So I'm currently in my third year in college in the United States with an intention to go into consulting after graduation. I about 3 months ago was offered an analytics summer internship at a fortune 500 retail company.

To be honest I really have no intention of working there after graduation (they're known for high turnover and I have no interest in retail), however, I felt that it would look good on a resume to have worked for such a well known company and the experience that I would gain there would be very applicable to consulting.

Just recently I was accepted into an internship program from a top tier consulting firm with higher pay, in a better location, and with a company that I would love to work for after graduation.

I clearly would prefer to work at the consulting firm but I don't want to start out my career with a bad reputation or burn any bridges I may need later on.

I'm not particularly concerned about being potentially blacklisted from that specific retail company where I received the offer, however, I want to know what potential damage this could do to me in the short and long term and how poorly this will be viewed given that they would probably have difficulty finding a candidate to replace me before this Summer.

I signed an acceptance letter for the retail company several months ago and have only received sporadic contact from them given that the internship doesn't start until this Summer anyways and I applied in the Fall.

If it is acceptable for me to reneg on my signed acceptance letter how should I go about doing so to ensure least possible fallout?

  • This question seems to be too much personalized. I think you better transform it to generic type. :) Commented Mar 3, 2017 at 6:00
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    I wanted to provide as many anonymous details as possible to better outline the situation. I think it is incredibly relevant that the job I'd be reneging on is in a different industry, that I am still in college, and that the job I'd be accepting instead is in the industry I want to enter. Any suggestions for how to generalize while maintaining those pieces of information? Commented Mar 3, 2017 at 6:04
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    How long until your internship starts, and how much notice are you supposed to give if you need to quit?
    – Brandin
    Commented Mar 3, 2017 at 8:01
  • I'm slightly wondering what you were doing applying for other positions after you'd already accepted one. Presumably the possibility of this situation arising had occurred to you? What was your plan?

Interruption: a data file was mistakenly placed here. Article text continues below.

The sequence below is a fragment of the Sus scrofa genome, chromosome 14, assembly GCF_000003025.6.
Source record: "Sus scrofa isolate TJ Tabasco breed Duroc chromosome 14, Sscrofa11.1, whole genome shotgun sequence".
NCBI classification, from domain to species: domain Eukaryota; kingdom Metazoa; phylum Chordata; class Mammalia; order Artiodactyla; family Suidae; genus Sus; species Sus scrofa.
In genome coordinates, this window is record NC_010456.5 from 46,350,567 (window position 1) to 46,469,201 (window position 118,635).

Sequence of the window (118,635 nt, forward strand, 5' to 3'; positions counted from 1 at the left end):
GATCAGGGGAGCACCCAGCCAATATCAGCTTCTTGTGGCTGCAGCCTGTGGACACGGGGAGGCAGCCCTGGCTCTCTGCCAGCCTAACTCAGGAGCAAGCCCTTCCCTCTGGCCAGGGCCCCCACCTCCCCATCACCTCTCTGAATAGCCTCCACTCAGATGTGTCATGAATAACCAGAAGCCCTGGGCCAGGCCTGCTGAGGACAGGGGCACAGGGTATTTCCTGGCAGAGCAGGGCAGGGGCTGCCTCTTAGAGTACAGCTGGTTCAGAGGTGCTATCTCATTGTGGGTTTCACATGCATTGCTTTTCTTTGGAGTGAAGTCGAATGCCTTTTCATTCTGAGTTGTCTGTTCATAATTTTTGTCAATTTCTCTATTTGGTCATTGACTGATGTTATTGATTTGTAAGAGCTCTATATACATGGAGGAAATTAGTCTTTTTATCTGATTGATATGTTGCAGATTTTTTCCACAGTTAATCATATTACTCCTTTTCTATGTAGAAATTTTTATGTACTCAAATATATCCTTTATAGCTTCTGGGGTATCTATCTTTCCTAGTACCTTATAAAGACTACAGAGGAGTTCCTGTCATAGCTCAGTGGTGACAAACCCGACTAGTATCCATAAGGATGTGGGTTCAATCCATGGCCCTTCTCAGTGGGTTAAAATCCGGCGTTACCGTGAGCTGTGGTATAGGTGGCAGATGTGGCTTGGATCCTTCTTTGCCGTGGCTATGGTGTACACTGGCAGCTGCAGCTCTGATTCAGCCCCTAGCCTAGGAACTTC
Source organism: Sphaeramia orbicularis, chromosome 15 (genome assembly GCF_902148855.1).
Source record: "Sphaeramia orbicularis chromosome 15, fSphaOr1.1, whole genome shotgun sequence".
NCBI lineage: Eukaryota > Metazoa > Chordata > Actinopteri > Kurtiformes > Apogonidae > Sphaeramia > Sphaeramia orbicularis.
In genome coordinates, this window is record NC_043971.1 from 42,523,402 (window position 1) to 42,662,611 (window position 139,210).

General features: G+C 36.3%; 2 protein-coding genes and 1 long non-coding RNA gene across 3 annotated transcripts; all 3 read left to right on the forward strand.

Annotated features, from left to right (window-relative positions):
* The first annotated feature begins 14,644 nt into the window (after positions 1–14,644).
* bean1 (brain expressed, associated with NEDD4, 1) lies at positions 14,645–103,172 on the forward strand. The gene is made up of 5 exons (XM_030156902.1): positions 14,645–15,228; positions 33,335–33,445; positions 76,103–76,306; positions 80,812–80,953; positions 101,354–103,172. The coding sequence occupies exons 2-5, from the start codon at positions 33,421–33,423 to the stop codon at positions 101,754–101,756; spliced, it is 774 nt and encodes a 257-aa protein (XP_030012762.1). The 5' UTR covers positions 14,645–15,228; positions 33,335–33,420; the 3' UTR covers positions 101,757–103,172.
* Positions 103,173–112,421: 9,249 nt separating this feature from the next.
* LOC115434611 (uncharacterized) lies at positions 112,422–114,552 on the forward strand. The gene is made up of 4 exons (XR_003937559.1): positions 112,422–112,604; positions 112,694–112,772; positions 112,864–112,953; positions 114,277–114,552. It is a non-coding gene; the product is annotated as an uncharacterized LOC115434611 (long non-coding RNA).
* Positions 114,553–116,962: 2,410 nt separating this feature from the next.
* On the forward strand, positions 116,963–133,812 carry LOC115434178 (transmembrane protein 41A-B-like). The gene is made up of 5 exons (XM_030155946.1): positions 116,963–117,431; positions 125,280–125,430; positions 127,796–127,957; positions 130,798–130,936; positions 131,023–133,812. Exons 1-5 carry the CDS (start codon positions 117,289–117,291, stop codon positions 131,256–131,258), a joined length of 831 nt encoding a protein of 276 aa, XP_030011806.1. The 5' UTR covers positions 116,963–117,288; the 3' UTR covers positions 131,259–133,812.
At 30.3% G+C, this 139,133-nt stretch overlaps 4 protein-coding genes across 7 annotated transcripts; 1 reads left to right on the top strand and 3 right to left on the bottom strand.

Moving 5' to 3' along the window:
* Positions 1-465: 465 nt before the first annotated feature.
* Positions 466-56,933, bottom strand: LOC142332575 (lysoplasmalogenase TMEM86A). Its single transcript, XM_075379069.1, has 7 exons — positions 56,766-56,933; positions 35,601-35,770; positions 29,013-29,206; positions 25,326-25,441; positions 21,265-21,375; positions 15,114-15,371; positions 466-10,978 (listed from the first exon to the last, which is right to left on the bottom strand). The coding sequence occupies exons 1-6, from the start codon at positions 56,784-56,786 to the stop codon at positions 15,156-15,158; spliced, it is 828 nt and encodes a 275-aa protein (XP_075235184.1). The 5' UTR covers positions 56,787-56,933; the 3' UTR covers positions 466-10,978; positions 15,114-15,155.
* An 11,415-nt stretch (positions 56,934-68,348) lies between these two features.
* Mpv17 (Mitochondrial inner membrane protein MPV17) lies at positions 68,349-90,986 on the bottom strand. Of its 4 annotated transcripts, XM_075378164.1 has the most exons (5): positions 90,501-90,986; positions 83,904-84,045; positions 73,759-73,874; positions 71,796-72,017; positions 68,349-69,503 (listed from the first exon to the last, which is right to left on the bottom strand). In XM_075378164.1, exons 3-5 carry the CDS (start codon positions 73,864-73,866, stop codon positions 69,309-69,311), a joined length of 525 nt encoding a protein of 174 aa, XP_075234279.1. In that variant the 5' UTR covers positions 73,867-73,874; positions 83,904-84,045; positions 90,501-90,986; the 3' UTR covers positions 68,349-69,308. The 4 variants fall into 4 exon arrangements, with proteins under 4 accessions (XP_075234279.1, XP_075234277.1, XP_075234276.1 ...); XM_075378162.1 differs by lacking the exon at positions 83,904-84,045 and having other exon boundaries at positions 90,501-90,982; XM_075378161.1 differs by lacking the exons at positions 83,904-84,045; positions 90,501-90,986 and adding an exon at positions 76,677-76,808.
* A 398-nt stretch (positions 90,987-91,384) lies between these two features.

– AakashM
    Commented Mar 3, 2017 at 9:14
  • Are you getting an internship you want to renege on through programs offered by your school, some kind of partnership between the company and school, or to meet requirements to graduate? Commented Mar 3, 2017 at 9:24

2 Answers 2


If you're not concerned with the fallout for the company that you are reneging on, there's generally not a big problem. However, you are still in school. If that company has any kind of relationship with your school (the company attends career fairs at your school, sends recruiters there, uses your school's career office to help hire interns or full-time employers), your school may also be involved.

When I was in school, we had required internships. Once you accepted an offer, if you reneged on it and it was reported to the school's career office, your graduation could be affected. I do know one person who accepted an offer and then learned information about the company or team that allowed them to get permission to renege, but generally it was something that no one did or did at extremely high risk.

When you are on your own, you are representing yourself. However, when you're a student on an internship, you are not only representing yourself, but your school. You could not only damage your personal reputation, but that of the school. That is bound to have repercussions.

If you're going to renege, though, do it as quickly as possible to give the company a chance to attempt to hire someone else for the position. You should also be up front with them about why - you received an offer for a position in a field that more closely aligns with your post-graduation goals. Being professional and curteous is the only way to minimize fallout.

  • Relationship with school isn't something I had considered. Excellent point. Thank you. Commented Mar 8, 2017 at 16:01

In my opinion, if you use right formulation of words explaining, that you got better offer and you can imagine you elsewhere more satisfied, they might understand that. Key factor is: what you have signed. Is there any "bail-out" or any consequence based on that acceptance?

You might want to write them that you got better offer etc. and wait for their response. -> But as you are talking about internship, I think they will be willing to let you go. They did not invest in you so far, so if you would leave later, they would probably be more sad about your decision.

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    They probably have a list of other people and when OP cancels they will go to the next one on that list.
    – Snowlockk
    Commented Mar 3, 2017 at 9:18
  • @Snowlockk If it had been a week or so, they could have perhaps done that. After three months, they will likely have to go to market again.
    – Jane S
    Commented Mar 3, 2017 at 12:11

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